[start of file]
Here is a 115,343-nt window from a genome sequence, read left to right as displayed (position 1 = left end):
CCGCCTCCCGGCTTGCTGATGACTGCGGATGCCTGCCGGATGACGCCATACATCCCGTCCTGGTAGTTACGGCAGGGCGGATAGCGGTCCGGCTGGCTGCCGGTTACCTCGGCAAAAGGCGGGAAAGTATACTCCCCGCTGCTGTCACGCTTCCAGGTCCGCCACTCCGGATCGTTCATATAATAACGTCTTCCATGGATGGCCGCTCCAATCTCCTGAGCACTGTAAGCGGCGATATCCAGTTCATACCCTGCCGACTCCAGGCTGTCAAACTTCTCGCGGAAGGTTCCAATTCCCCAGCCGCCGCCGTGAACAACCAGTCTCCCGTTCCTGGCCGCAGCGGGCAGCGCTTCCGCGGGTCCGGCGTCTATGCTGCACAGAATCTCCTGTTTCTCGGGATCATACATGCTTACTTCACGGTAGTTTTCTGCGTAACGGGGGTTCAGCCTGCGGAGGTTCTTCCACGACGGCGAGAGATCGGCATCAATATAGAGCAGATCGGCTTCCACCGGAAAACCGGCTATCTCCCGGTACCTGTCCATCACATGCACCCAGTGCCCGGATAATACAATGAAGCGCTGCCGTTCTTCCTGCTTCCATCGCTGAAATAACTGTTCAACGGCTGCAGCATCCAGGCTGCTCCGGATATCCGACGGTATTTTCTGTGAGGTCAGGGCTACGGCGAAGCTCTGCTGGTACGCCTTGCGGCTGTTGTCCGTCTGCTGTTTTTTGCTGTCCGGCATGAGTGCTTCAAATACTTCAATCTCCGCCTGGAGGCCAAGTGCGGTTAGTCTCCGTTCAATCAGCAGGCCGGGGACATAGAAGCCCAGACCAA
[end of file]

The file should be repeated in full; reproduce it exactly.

Here is a 115,343-nt window from a genome sequence, read left to right as displayed (position 1 = left end):
CCGCCTCCCGGCTTGCTGATGACTGCGGATGCCTGCCGGATGACGCCATACATCCCGTCCTGGTAGTTACGGCAGGGCGGATAGCGGTCCGGCTGGCTGCCGGTTACCTCGGCAAAAGGCGGGAAAGTATACTCCCCGCTGCTGTCACGCTTCCAGGTCCGCCACTCCGGATCGTTCATATAATAACGTCTTCCATGGATGGCCGCTCCAATCTCCTGAGCACTGTAAGCGGCGATATCCAGTTCATACCCTGCCGACTCCAGGCTGTCAAACTTCTCGCGGAAGGTTCCAATTCCCCAGCCGCCGCCGTGAACAACCAGTCTCCCGTTCCTGGCCGCAGCGGGCAGCGCTTCCGCGGGTCCGGCGTCTATGCTGCACAGAATCTCCTGTTTCTCGGGATCATACATGCTTACTTCACGGTAGTTTTCTGCGTAACGGGGGTTCAGCCTGCGGAGGTTCTTCCACGACGGCGAGAGATCGGCATCAATATAGAGCAGATCGGCTTCCACCGGAAAACCGGCTATCTCCCGGTACCTGTCCATCACATGCACCCAGTGCCCGGATAATACAATGAAGCGCTGCCGTTCTTCCTGCTTCCATCGCTGAAATAACTGTTCAACGGCTGCAGCATCCAGGCTGCTCCGGATATCCGACGGTATTTTCTGTGAGGTCAGGGCTACGGCGAAGCTCTGCTGGTACGCCTTGCGGCTGTTGTCCGTCTGCTGTTTTTTGCTGTCCGGCATGAGTGCTTCAAATACTTCAATCTCCGCCTGGAGGCCAAGTGCGGTTAGTCTCCGTTCAATCAGCAGGCCGGGGACATAGAAGCCCAGACCAA